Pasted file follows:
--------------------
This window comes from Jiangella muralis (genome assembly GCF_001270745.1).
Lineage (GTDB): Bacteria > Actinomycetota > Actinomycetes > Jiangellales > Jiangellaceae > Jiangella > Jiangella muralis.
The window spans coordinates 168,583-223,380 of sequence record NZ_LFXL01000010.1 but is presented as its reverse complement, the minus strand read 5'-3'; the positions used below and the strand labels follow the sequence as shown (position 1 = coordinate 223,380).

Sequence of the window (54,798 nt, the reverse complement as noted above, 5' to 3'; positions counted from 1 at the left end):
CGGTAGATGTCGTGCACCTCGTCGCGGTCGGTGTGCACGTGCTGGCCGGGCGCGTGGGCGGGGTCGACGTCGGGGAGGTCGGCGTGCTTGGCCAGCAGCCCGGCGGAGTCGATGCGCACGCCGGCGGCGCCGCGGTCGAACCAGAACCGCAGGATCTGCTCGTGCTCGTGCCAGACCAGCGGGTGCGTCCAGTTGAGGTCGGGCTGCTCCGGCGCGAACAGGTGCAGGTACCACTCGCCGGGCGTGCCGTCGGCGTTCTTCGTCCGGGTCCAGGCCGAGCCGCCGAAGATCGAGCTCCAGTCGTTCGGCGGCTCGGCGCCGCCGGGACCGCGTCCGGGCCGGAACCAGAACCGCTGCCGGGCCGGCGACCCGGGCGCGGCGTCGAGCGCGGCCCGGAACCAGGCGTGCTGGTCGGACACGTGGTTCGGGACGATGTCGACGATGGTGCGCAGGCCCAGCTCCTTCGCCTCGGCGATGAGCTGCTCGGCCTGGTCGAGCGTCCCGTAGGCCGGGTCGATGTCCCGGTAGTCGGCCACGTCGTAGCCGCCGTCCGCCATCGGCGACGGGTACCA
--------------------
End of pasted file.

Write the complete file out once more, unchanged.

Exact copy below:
This window comes from Jiangella muralis (genome assembly GCF_001270745.1).
Lineage (GTDB): Bacteria > Actinomycetota > Actinomycetes > Jiangellales > Jiangellaceae > Jiangella > Jiangella muralis.
The window spans coordinates 168,583-223,380 of sequence record NZ_LFXL01000010.1 but is presented as its reverse complement, the minus strand read 5'-3'; the positions used below and the strand labels follow the sequence as shown (position 1 = coordinate 223,380).

Sequence of the window (54,798 nt, the reverse complement as noted above, 5' to 3'; positions counted from 1 at the left end):
CGGTAGATGTCGTGCACCTCGTCGCGGTCGGTGTGCACGTGCTGGCCGGGCGCGTGGGCGGGGTCGACGTCGGGGAGGTCGGCGTGCTTGGCCAGCAGCCCGGCGGAGTCGATGCGCACGCCGGCGGCGCCGCGGTCGAACCAGAACCGCAGGATCTGCTCGTGCTCGTGCCAGACCAGCGGGTGCGTCCAGTTGAGGTCGGGCTGCTCCGGCGCGAACAGGTGCAGGTACCACTCGCCGGGCGTGCCGTCGGCGTTCTTCGTCCGGGTCCAGGCCGAGCCGCCGAAGATCGAGCTCCAGTCGTTCGGCGGCTCGGCGCCGCCGGGACCGCGTCCGGGCCGGAACCAGAACCGCTGCCGGGCCGGCGACCCGGGCGCGGCGTCGAGCGCGGCCCGGAACCAGGCGTGCTGGTCGGACACGTGGTTCGGGACGATGTCGACGATGGTGCGCAGGCCCAGCTCCTTCGCCTCGGCGATGAGCTGCTCGGCCTGGTCGAGCGTCCCGTAGGCCGGGTCGATGTCCCGGTAGTCGGCCACGTCGTAGCCGCCGTCCGCCATCGGCGACGGGTACCA